Bukowski Should Be Classic Literature

I’m reading Ham on Rye. For years, people have told me about Bukowski. Once you read Bukowski, they said, then you’ll know. And so I am reading it and I understand. His prose is straightforward and direct. He participates in the Hemingway tradition of classic  literature. But he doesn’t seem to get the respect heContinue reading “Bukowski Should Be Classic Literature”

Sundays in Post Postmodernism

Sunday, and people play cards in the street, chairs arranged in circles. Laugh and smile, wipe their foreheads. At restaurants carafes of water sit and crowds wear sunglasses. There are hour long waits. Everyone is happy that they are not at work. They drink coffee in the late afternoon sun. She looked at me fromContinue reading “Sundays in Post Postmodernism”

The Classic Literature of Easter

Let us read from Mark, Chapter 16, from the greatest piece of classic literature the English world has known – the King James Bible – on  this Easter 2011: And when the sabbath was past, Mary Magdalene, and Mary the mother of James, and Salome, had bought sweet spices, that they might come and anointContinue reading “The Classic Literature of Easter”

Classic Literature on Friday Night

It feels good to consolidate. There is a lot to do in the spring because it is the time to sow, so that in the fall I can reap. I am reading new additions to classic literature: Ham On Rye finally and The Savage Detectives, both of which are engaging narratives. I especially appreciate theContinue reading “Classic Literature on Friday Night”

>Rembrandt and Classic Literature: Finnegan’s Wake, The Unnamable

> He painted this at 25. Yesterday I went to the Frick to see the Rembrandt and School exhibit. Rembrandt was a master by the time he was 25. If I had to choose one painting from the Frick to have in my home, it would be the Hans Holbein of Sir Thomas More. TheContinue reading “>Rembrandt and Classic Literature: Finnegan’s Wake, The Unnamable”

>General Advice in the Manner of Kenneth Koch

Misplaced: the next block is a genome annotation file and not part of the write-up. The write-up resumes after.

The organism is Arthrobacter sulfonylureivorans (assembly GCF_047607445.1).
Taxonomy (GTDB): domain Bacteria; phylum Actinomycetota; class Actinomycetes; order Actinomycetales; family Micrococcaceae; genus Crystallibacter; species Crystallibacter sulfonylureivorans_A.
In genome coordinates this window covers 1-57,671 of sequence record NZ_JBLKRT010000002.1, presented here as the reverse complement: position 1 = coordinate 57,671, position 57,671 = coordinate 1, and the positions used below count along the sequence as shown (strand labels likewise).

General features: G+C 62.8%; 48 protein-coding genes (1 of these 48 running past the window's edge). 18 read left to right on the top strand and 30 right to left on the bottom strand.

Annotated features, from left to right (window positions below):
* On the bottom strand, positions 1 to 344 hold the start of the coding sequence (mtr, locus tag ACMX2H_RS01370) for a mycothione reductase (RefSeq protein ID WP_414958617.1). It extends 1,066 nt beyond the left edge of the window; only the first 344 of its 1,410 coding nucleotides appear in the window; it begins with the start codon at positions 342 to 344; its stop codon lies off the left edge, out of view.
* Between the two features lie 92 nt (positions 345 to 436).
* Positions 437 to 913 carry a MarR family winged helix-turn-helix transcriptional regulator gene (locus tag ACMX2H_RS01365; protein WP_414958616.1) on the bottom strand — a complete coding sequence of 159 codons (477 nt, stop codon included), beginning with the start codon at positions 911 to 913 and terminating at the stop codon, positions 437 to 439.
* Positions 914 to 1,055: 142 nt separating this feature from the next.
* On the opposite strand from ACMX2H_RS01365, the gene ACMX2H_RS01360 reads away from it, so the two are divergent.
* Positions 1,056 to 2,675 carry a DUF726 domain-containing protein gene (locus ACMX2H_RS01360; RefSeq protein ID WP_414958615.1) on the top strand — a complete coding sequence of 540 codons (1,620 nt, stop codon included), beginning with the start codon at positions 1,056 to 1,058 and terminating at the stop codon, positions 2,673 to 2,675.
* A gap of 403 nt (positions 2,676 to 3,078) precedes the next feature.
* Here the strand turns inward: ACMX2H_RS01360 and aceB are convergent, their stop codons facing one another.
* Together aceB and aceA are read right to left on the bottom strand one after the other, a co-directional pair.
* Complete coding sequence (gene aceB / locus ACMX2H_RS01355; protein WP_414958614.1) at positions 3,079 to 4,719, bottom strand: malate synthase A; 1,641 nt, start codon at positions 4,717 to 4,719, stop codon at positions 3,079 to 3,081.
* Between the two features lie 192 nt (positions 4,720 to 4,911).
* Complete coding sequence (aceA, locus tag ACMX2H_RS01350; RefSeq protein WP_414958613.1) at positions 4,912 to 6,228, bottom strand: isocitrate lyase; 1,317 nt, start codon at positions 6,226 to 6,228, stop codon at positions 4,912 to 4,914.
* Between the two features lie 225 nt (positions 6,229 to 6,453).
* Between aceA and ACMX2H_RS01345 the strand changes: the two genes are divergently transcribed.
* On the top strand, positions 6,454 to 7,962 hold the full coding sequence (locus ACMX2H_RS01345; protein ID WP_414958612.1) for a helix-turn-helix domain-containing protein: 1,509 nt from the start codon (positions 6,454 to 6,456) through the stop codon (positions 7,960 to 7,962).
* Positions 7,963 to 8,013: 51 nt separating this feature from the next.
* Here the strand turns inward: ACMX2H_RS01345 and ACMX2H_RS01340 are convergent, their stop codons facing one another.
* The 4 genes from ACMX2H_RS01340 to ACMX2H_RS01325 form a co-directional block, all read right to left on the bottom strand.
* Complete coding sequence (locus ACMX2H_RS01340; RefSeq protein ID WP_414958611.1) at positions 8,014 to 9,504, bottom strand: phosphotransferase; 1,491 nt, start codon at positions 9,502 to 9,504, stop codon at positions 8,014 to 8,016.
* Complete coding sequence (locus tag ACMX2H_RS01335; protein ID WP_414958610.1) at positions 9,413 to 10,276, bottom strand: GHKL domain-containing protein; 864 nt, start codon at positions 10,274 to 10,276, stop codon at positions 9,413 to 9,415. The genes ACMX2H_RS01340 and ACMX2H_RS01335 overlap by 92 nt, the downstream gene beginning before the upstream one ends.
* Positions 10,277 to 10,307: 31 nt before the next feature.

> I have an immense collection of tennis balls. I had misplaced them a couple of years ago and now my great uncle, fine man that he is, has returned them to me. All covered in the same wiry green hairs. Some have black marks from being beaten on the court, though they remain neon.Continue reading “>General Advice in the Manner of Kenneth Koch”

>The Pale King and Post Postmodernism

> We wait. Wait for moments where we’re no longer waiting, like when we’re having sex or are on vacation. And this goes on for about 80 years until we wait to die. How do we combat self-imposed boredom? We think. And we feel. We think so much because we feel so deeply. And that’sContinue reading “>The Pale King and Post Postmodernism”

>The O.G.s of Bushwick

> Bushwick is cracking lately. Arancini Bros. has killer rice balls next to Wreck Room, The Morgan’s soft opening this weekend was a success, and Cafe Gia on Irving and a row of other little restaurants may make Irving St. the ideal walk in the neighborhood. Morgantown is like a college campus. It is literallyContinue reading “>The O.G.s of Bushwick”

>Portnoy’s Complaint: A Review

> This book is outrageously funny, obscene, and smart. I learned about twenty new Yiddish words. Roth most closely mirrors my techniques of post postmodernism. And he gets to the heart of human psychology. It is a classic, a masterpiece of postmodern literature in its digressive, rambling style, a modern Tristram Shandy. And it isContinue reading “>Portnoy’s Complaint: A Review”

>I’m Gonna Love Like Jesus

>  I’ve been thinking a lot about love lately. Both the personal microtial sense of man and woman, or friend and friend, and about the macro level of loving all of humanity. Like Jesus. I’m gonna be like Jesus. If I can love like an ubermensch and give my love to everyone, let it flowContinue reading “>I’m Gonna Love Like Jesus”